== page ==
Here’s something ironic: One of the shows that could be the easiest to take for granted this season could very well be the one about a teenage girl who kills herself because she was taken for granted.
As if the storylines of series such as American Crime and Shots Fired haven’t already ensured that political and social commentary is the dominant TV trend of 2017, there’s the plethora of standalone episodes on other shows that make it known, in no uncertain terms, that no one in these writers’ rooms would have ever voted for Donald Trump.
But Netflix’s 13 Reasons Why is about perhaps the most bipartisan topic of all: high school. And if that isn’t enough for it not to be taken seriously, Selena Gomez is a producer and the marketing campaign billboards feature a skinny stripling sporting a Walkman. (Admittedly, the title does us no favors, as it kind of sounds to the ill-informed like either a Kate Hudson rom-com or a short-lived Heather Graham comedy series.)
So why does this coming-of-age mystery deserve a place at the adults’ table? If you’re asking that question, then you’re part of the problem.
13 Reasons Why, which premiered March 31 and is based on author Jay Asher’s young adult bestseller, is about what happens when the bullying, sexting, betrayed friendships, doublespeak conversations, and sheer loneliness of high-school hell get too much for teenager Hannah Baker (Katherine Langford) that she ultimately takes her own life.
But Hannah wasn’t going down without naming some names. Her suicide note comes in the form of audio recordings, in which she recounts exactly what (and who) led her to fall into this pit of hopelessness. The finger pointing and slut shaming among the accused evolves into such a frenzy that alliances are formed and friends turn on each other—all under the watchful eye of Clay Jensen, an outsider with a penchant for dumb boy cluelessness: saying the inappropriate, lacking the social awareness to understand when a girl wants to date him. Played by Dylan Minnette (who is best known for his role as Jerry Grant, an unfortunate pawn in Papa Pope’s warfare on Scandal), Clay is both the slowest listener to audio recordings ever and teenager least aware of what he did to hurt Hannah. As Clay becomes a vigilante to save the girl it’s too late to rescue, he doesn’t realize that these two traits mean he could also be the survivor of her casualty who has the most to lose.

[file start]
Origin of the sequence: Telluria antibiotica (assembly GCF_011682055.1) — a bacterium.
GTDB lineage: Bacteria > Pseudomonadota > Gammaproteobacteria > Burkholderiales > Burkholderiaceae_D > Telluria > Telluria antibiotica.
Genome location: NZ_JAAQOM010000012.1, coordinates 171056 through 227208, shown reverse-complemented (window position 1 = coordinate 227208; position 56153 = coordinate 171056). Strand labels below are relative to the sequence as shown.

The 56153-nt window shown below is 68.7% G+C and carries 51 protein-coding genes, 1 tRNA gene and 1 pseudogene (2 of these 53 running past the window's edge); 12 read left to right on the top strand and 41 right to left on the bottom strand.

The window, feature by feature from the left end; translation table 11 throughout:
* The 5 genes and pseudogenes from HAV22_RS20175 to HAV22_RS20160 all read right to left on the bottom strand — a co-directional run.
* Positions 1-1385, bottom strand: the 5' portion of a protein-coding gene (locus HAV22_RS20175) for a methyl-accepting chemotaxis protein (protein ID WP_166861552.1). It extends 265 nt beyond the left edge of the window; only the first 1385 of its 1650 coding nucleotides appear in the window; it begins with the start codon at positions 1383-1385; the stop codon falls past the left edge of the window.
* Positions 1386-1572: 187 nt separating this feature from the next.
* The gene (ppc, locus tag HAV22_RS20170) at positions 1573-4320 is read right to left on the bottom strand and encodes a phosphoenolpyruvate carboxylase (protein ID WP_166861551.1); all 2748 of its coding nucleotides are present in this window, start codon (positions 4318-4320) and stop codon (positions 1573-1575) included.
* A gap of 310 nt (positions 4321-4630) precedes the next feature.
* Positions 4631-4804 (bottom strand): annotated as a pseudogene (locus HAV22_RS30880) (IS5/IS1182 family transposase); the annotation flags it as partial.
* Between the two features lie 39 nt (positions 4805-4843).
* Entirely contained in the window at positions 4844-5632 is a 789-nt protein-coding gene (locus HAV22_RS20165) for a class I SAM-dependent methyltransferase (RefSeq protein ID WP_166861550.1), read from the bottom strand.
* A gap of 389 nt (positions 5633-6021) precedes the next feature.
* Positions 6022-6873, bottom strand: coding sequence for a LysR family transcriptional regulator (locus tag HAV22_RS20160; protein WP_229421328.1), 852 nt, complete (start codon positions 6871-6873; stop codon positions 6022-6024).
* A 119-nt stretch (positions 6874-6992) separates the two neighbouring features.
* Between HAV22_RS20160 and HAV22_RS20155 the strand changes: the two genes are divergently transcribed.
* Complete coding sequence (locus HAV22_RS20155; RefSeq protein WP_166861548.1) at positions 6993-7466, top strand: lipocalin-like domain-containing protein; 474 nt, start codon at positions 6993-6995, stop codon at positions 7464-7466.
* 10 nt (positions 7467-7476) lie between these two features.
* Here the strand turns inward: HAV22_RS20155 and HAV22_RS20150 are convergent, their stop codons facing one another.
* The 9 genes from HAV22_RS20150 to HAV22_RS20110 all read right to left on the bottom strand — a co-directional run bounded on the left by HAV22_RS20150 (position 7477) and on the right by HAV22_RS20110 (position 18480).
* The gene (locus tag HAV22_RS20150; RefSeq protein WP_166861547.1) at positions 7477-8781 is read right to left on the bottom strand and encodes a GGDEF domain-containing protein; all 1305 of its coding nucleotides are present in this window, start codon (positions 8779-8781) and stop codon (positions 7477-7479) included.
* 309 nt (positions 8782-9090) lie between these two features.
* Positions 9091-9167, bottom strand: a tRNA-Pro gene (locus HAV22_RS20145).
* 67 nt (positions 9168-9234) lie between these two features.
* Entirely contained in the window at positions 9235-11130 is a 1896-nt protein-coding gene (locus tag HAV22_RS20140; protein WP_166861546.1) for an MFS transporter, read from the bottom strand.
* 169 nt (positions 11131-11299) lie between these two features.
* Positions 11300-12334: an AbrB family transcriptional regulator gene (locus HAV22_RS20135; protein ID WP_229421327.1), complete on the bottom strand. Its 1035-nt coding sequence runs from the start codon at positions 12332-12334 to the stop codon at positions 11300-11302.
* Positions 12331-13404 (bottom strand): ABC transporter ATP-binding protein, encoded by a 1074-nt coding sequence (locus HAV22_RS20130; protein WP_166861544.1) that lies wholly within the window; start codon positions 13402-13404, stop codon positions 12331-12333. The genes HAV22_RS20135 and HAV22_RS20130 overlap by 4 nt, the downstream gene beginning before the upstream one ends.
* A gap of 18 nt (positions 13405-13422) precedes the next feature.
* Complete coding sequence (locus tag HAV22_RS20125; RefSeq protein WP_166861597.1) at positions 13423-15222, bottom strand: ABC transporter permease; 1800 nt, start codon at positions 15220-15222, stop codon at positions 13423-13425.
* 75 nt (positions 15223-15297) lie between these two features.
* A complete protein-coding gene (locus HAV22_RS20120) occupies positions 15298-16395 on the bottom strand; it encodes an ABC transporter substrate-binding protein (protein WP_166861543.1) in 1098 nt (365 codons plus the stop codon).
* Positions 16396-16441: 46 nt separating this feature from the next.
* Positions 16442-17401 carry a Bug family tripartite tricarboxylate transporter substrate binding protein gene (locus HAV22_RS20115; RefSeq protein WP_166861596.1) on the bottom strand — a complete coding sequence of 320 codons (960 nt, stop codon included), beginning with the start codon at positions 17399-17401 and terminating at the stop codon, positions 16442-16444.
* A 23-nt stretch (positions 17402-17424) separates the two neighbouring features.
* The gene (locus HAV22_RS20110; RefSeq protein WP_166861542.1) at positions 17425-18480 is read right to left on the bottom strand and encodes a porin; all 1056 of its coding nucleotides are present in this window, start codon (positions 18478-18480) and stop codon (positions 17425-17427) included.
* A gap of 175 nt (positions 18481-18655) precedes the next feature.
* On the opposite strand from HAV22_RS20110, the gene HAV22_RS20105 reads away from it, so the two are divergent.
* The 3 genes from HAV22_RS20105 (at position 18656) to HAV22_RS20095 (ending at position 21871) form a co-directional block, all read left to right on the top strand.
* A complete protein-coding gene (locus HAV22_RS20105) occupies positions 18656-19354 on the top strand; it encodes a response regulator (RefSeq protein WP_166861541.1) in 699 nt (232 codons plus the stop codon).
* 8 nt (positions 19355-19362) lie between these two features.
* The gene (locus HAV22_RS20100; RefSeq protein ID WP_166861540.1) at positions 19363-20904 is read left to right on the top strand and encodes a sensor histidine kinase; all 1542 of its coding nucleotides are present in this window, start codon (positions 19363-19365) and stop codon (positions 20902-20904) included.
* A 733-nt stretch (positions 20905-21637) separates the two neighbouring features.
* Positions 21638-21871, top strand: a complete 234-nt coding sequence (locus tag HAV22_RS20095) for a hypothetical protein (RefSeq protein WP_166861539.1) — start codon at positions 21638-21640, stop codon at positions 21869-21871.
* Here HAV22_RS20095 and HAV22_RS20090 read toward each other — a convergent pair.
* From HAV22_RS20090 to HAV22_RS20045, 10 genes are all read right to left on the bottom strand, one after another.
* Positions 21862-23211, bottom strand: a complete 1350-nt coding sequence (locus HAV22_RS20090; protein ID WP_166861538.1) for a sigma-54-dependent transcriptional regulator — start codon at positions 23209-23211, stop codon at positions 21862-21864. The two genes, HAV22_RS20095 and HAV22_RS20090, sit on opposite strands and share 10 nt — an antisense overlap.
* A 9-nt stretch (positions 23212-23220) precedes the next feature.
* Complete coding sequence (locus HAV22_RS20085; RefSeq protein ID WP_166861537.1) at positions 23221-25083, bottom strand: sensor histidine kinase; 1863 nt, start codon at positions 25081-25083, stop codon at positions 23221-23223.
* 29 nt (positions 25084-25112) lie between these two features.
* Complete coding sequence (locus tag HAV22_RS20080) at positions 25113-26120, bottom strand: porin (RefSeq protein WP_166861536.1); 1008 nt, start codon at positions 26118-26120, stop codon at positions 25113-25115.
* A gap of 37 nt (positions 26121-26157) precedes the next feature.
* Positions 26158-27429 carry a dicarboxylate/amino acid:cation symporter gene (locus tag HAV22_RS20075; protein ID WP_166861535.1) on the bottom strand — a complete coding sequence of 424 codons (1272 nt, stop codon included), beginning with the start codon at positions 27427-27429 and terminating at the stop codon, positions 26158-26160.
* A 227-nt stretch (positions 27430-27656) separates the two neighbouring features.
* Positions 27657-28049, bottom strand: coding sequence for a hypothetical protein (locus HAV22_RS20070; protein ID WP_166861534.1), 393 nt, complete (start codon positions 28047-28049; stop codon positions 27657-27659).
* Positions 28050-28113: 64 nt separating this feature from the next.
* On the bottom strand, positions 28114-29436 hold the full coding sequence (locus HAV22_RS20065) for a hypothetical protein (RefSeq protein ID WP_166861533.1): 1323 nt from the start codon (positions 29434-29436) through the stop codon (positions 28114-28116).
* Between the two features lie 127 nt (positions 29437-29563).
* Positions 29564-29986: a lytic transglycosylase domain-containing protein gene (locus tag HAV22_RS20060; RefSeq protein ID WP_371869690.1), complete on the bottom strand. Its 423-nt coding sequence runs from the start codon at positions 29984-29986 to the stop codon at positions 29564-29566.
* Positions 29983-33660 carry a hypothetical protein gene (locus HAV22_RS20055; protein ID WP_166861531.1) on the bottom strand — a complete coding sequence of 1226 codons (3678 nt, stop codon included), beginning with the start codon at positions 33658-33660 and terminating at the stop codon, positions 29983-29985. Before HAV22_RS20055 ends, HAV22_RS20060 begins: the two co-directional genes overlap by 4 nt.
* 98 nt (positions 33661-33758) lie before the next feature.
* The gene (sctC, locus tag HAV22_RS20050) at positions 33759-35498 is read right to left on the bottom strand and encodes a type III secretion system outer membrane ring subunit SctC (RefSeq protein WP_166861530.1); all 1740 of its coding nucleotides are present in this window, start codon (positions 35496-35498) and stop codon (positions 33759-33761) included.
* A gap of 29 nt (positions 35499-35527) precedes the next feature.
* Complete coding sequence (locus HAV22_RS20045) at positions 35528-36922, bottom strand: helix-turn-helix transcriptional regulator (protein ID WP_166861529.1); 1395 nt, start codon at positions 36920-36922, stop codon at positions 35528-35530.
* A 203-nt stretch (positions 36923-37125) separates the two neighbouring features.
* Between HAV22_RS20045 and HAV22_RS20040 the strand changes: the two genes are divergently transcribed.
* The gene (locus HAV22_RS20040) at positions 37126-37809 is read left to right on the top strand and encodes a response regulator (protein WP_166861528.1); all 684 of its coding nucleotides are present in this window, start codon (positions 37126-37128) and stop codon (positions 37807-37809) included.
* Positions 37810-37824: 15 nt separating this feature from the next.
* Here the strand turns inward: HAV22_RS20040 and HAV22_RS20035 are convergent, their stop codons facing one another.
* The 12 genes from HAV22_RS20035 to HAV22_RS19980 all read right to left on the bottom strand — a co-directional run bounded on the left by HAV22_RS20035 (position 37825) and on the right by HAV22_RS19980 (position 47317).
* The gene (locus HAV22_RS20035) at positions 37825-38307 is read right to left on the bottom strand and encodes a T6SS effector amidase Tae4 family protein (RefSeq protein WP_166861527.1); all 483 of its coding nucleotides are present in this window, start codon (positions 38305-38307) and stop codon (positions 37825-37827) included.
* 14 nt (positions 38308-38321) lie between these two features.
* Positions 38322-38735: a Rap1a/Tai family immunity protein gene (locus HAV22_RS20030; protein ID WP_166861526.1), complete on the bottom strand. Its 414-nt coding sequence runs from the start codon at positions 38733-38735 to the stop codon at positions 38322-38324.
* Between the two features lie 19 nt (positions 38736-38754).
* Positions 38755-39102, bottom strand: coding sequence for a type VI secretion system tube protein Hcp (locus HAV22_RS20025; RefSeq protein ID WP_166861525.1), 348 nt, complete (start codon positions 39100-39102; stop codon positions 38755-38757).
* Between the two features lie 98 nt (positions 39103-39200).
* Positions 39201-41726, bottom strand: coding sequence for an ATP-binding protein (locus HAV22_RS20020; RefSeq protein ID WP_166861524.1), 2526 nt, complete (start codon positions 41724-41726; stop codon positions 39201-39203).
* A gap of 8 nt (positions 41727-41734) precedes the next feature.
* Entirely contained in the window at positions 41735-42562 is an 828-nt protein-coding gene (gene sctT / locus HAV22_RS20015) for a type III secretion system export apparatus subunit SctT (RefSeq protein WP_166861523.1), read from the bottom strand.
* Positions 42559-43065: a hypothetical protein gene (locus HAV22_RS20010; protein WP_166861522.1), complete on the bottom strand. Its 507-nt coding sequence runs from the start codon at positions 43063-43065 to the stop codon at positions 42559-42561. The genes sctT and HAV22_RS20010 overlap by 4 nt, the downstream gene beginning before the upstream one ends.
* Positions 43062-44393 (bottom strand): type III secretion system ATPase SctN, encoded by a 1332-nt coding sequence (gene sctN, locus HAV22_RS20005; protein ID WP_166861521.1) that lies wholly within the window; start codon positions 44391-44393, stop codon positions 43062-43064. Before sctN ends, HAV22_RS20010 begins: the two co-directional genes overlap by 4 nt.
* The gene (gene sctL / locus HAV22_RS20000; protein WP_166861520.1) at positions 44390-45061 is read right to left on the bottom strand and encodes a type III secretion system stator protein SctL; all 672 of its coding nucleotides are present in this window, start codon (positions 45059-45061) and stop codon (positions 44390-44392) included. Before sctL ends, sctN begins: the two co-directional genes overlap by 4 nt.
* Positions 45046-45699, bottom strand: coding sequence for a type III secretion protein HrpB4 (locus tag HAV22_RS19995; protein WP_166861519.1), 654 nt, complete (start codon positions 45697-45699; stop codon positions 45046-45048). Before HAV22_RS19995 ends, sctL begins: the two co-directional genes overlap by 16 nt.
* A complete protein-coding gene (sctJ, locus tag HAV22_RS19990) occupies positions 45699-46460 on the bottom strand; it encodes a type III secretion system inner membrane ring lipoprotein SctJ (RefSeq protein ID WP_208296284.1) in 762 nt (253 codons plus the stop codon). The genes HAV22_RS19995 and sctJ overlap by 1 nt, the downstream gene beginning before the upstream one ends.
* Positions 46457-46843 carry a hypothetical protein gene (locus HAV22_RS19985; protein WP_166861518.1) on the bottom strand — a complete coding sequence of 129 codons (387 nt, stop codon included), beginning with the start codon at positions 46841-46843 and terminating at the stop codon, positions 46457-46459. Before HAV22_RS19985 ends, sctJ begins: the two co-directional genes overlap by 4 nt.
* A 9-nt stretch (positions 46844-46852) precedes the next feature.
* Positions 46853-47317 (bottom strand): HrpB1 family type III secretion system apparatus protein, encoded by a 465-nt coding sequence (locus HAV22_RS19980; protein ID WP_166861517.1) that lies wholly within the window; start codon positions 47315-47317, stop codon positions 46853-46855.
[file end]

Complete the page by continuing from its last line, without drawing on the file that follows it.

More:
While it’s easy to get wrapped up in the gossipy (and eventual) unraveling of Hannah’s postmortem cryptogram, the message of 13 Reasons Why is that everyone—no matter if they were on the tapes or not—had a chance to save Hannah from herself, even the adults. Her parents, played by Kate Walsh and Brian d’Arcy James, were too worried about money and how to keep their tiny family-run pharmacy afloat after the arrival of a big-box chain to notice the warning signs. And Gilmore Girls alum Keiko Agena’s well-meaning, if misguided, communications instructor unknowingly accentuates problems when she turns Hannah’s stolen, private poems into classroom conversations instead of seeing them as cries for help.
In the aftermath of her suicide, parents and teachers are too busy questioning how they didn’t see this coming or believing that their families are above such anguish to see what’s brewing among the remaining students.